Wednesday, 29 August 2018

Elton John - Songs From The West Coast (2001)

We bet on our lives and we bet on the horses....


Released October 2001

Recorded in Los Angeles

Running time 54.06

After two decades of variable material, this was the long-awaited "return to form", to use that horrible, over-used phrase. I guess here it was true. One listen to the opener "The Emperor's New Clothes" and one is certainly convinced of that - a moving vocal, an autobiographical, nostalgic lyric (always a strength from Bernie Taupin), no layers of synthesiser, a crystal clear, well-utilised piano and generally a great sound to it altogether. It is a great start to the album, and one of Elton's best tracks for over twenty years. This album signalled the beginning of a run of excellent ones that put the previous twenty years' output to shame. To be honest, you could survive on Elton's pre-1978 and post 2001 material and not miss the in-betweens at all.


1. The Emperor's New Clothes
2. Dark Diamond
3. Look Ma, No Hands
4. American Triangle
5. Original Sin
6. Birds
7. I Want Love
8. The Wasteland
9. The Ballad Of The Boy In The Red Shoes
10. Love Her Like Me
11. Mansfield
12. This Train Don't Stop There Anymore

"Dark Diamond" is a rhythmic, mid paced rock-ish ballad with hints of the "Captain Fantastic" album to it and an excellent "proper" drum sound, thank goodness. It also features Stevie Wonder's instantly recognisable harmonica too. You hear stuff like this and think just how the heck did he tolerate some of the material he released in the eighties and nineties. "Look Ma, No Hands" starts with a Billy Joel-esque piano intro and a has a trademark, strong Elton vocal and those Americana lyrics. "American Triangle" continues in the same vein, with another excellent vocal from an Elton who seems to have got his clear diction back. "Original Sin" is another quality ballad. These songs sound so much better without those awful eighties and nineties backings, it has to be said. Maybe some of those earlier albums would have sounded so much better if they had been produced like this.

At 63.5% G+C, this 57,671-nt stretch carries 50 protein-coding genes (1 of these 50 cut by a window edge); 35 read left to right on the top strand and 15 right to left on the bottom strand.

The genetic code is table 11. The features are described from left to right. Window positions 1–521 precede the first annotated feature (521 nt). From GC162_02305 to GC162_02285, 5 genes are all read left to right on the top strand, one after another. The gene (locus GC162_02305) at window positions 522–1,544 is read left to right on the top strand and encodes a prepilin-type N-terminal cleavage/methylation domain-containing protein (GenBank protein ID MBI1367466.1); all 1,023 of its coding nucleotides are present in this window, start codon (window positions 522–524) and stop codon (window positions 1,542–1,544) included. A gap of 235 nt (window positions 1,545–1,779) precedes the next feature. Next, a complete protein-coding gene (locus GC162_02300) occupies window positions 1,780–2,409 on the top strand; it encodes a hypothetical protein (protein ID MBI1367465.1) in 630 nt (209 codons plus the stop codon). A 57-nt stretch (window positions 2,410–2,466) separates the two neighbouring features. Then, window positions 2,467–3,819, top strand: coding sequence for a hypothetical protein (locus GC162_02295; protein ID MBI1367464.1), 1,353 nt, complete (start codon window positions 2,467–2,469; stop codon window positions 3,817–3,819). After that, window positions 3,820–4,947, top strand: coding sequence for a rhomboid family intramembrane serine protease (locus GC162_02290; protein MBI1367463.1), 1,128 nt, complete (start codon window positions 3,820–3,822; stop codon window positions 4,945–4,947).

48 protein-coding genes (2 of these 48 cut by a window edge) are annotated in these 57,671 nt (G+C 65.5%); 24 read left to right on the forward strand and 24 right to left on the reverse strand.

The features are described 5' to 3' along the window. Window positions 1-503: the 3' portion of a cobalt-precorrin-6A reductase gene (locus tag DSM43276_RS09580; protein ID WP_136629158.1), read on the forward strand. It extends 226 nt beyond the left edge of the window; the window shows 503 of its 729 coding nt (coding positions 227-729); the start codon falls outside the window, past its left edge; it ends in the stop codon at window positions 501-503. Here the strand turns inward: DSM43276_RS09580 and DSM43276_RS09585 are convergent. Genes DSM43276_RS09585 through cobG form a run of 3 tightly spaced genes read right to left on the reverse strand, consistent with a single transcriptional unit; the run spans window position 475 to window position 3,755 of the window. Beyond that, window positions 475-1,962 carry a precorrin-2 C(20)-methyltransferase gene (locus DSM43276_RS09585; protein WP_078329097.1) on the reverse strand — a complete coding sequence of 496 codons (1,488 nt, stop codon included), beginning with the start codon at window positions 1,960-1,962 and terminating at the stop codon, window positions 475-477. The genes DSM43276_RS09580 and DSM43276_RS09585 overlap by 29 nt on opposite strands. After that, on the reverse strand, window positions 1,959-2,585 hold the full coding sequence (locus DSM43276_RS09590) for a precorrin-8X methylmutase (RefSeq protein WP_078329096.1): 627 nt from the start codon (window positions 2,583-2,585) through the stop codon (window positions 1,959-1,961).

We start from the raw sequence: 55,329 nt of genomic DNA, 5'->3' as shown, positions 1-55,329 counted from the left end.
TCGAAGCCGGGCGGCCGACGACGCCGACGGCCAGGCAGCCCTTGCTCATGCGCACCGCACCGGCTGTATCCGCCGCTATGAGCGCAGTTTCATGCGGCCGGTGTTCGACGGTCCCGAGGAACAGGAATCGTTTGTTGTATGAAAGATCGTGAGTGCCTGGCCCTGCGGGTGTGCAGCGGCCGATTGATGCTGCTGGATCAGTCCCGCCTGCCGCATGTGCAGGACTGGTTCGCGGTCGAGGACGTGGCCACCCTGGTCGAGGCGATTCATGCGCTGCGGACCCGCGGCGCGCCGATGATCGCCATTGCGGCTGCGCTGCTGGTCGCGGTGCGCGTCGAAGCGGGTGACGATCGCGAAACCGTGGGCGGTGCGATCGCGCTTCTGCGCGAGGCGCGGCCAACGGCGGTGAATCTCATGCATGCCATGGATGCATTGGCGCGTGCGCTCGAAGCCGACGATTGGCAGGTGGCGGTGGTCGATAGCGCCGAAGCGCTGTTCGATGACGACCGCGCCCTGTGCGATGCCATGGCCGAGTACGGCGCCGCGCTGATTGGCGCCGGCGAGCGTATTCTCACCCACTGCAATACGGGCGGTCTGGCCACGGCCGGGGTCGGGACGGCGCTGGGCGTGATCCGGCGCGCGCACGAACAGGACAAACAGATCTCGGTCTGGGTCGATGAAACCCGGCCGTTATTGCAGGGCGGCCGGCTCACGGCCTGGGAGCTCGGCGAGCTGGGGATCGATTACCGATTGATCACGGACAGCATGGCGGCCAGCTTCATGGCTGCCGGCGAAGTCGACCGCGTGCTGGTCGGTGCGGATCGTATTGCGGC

"Birds" is a country-ish lively number that harks back to the "Tumbleweed Connection" days, although I refute the popularly expressed opinion that this album is similar to that one. Nearly thirty years, for a start. It is difficult to explain how, but they are just different. "I Want Love" is a stark but catchy ballad, with an addictive bass line and is well known by most as it was a hit single . "The Wasteland" evokes some Elvis Presley in its opening riff, and utilises a classic blues progression in its basic backing and namecheck Robert Johnson and Muddy Waters. It is good to hear Elton singing the blues again.

"Ballad Of The Boy In The Red Shoes" has echos of "Danny Bailey" from "Goodbye Yellow Brick Road" . There are lot of links to the past on this album, but they are just that, links, not attempts to copy. "Love Her Like Me" is a lively number, with a Springsteen-esque guitar riff. "Mansfield" is another of those nostalgic, autobiographical songs looking back at Elton and Bernie's crazy, wild times, of which they have done many, but they are always evocative. "Indian Summer" from the "Madman Across The Water" album is quoted in the lyrics.

"This Train Don't Stop There Anymore" is a beautiful, typical Elton slow and emotional song to close what has been a most enjoyable album, not only lyrically, musically but also production-wise. There is a clarity of sound that had been lacking for a while and a more basic rock approach. Nice album.


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